The Perfume River crosses through Hue city with various tributaries sprawled throughout the city. In the Autumn months, orchard flowers cover the river from upstream, giving it a dreamy aroma and its signature name. Urbanisation means that the scent may not be as potent as it was 100 years ago when it got its name. But still, a boat trip makes for scenic views and is by far the preferred mode of transport to visit the tombs and pagodas littered all over.
Hidden suggests the Thien Mu Pagoda Tour by Dragon Boat. Its great value for money tour takes you to the tallest pagoda in the country. The tour lasts three hours and leaves you plenty of time to do your own exploring during the day. You meet at Footsteps Travel Hue at 3 pm. Booking is easy enough to do through TripAdvisor and costs you just over 1,000,000 VND (4.30 USD).
What to See in the City of Hue
Finally, the highlight of anyone’s trip of the city would be visiting Hue’s two most significant sights, the Citadel and the tombs of Gia Long, Khai Dinh and Minh Mang. Conveniently, sites come in a package tour ticket for 360,000 VND (14.50 USD)/adults or 70,000 VND (3 USD)/kids. This ticket only grants you access, so for a more informed visit then a tour guide is an additional cost.
The Imperial City
Navigating this place may seem daunting without a guide as multiple gates and walls divide it up into different citadels inside bigger ones. But an unguided musing is also deeply emotive. The Forbidden Purple City and the Imperial Enclosure sit inside the epicentre of the larger citadel complex. The former is recognisable by the large moat that runs around it. Therefore the grandeur of the atmosphere is epic. It is easy to be whisked away, along its many connecting bridges, towards something that once held such majesty. Various businesses scattered inside the complex, blur the line between past and present. Many buildings have been fully restored, making the experience that much more sensational.
The Imperial City gets crowded so for a meditative visit, arrive when it opens at 7 a.m. However, if you’re travelling between April and September consider seeing one of the nightly dances, as the citadel stays open till 10 pm.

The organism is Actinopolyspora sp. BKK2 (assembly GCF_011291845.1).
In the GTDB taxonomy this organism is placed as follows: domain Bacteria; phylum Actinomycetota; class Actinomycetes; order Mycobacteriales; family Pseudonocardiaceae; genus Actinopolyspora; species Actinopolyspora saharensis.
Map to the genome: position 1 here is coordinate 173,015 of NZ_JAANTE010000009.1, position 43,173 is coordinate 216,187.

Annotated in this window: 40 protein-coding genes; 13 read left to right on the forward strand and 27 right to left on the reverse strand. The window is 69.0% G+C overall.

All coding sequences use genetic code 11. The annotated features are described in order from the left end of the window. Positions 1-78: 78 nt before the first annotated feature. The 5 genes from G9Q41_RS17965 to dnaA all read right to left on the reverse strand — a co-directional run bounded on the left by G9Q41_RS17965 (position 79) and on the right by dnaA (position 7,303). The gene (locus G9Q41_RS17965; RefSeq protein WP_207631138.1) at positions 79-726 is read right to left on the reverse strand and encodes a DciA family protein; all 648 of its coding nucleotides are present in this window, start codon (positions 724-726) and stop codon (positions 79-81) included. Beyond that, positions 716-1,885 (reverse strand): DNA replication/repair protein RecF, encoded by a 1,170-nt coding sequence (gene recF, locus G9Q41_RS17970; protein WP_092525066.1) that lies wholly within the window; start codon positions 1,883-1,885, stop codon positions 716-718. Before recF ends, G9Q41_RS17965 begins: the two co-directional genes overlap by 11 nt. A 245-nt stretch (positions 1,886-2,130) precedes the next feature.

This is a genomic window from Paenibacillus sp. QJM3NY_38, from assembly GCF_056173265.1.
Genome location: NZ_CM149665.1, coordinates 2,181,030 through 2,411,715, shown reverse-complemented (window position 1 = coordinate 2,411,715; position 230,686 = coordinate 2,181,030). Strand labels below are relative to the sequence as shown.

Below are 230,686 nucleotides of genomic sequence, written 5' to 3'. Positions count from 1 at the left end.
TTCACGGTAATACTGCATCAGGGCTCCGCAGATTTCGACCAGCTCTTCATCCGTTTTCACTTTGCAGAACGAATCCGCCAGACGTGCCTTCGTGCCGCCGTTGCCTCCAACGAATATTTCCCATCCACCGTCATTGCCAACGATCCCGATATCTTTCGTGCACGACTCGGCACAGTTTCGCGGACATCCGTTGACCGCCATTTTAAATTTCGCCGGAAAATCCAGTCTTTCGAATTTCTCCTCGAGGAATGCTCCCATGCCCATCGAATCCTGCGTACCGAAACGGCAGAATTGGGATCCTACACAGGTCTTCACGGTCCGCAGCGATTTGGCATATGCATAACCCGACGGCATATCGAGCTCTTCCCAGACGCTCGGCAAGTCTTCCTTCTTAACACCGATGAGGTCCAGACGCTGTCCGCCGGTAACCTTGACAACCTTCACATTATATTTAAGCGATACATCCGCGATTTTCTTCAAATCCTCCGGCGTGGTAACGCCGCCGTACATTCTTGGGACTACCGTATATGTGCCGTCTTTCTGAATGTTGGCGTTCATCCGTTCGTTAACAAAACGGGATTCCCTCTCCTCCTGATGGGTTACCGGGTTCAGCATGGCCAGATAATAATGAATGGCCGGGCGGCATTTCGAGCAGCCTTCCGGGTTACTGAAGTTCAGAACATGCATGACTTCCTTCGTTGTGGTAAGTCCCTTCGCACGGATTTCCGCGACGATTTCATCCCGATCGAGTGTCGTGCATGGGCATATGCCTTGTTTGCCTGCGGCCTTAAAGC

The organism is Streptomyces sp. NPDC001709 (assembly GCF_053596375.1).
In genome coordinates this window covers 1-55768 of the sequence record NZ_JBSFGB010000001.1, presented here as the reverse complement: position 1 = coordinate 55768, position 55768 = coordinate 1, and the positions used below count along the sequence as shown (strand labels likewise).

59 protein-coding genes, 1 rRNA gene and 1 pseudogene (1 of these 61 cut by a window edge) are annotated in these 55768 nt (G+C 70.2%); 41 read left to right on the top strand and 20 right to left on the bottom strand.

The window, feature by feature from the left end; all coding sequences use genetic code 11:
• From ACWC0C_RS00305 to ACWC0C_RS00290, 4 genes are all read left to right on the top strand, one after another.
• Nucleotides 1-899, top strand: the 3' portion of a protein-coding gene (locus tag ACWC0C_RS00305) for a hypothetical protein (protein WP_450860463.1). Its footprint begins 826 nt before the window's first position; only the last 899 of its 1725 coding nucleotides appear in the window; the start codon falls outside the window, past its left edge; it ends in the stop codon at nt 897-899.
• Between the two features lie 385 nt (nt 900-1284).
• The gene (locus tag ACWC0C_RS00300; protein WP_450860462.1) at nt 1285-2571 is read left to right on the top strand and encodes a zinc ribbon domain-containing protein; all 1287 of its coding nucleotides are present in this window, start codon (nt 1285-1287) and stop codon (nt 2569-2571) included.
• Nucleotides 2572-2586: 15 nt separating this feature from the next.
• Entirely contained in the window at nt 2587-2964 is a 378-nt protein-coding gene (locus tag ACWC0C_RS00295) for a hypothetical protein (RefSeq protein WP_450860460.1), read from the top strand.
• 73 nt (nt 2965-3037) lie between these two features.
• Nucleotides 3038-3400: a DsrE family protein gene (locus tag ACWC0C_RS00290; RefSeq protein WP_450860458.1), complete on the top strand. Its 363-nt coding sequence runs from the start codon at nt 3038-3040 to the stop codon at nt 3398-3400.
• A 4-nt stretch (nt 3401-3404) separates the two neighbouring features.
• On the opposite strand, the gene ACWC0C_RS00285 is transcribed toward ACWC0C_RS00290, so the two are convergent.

It’s free to wander around initially but you’ll have to pay to see the good stuff. Once you reach the Imperial Enclosure it’ll be 150,000 VND (6.50 USD) for an adult ticket and 30,000 VND (1.30 USD) for a child. Add an extra 150,000 VND for a tour guide. The site isn’t what it used to be after bombings by both the French and the Americans but the rubble, weeds and cracks have the atmosphere of another historic setting.
The Imperial Tombs
These grand resting grounds might be the most legendary way to satisfy your morbid side. Take Emperor Tu Duc’s, for example, its forced labour and grand expense were close to starting a coup, until this was found out and subsequently squashed. Tu Duc’s tomb is the most popular and you can see why it’s a beautiful example of composed landscaping and harmonic architecture. Tu Duc himself designed this site as his escape to write poetry.
This one costs you 150,000 VND (6.50 USD)/per adult and 30,000 VND (1.30 USD) per child. But if you’re planning on seeing the other tombs then a package deal is the best option. The tombs are scattered as far as 10kms away from each other. However, this is managed through a bus/boat tour or, more enjoyably, by renting a xe om (motorbike taxi). The tombs vary in atmosphere and aesthetic with some being forested and zen or feel gothic like the walls of Emperor Khai Dinh’s.
Furthermore, if after all these exploits you’re still in the mood for time travel check out our comprehensive guide on Hue’s abandoned water park!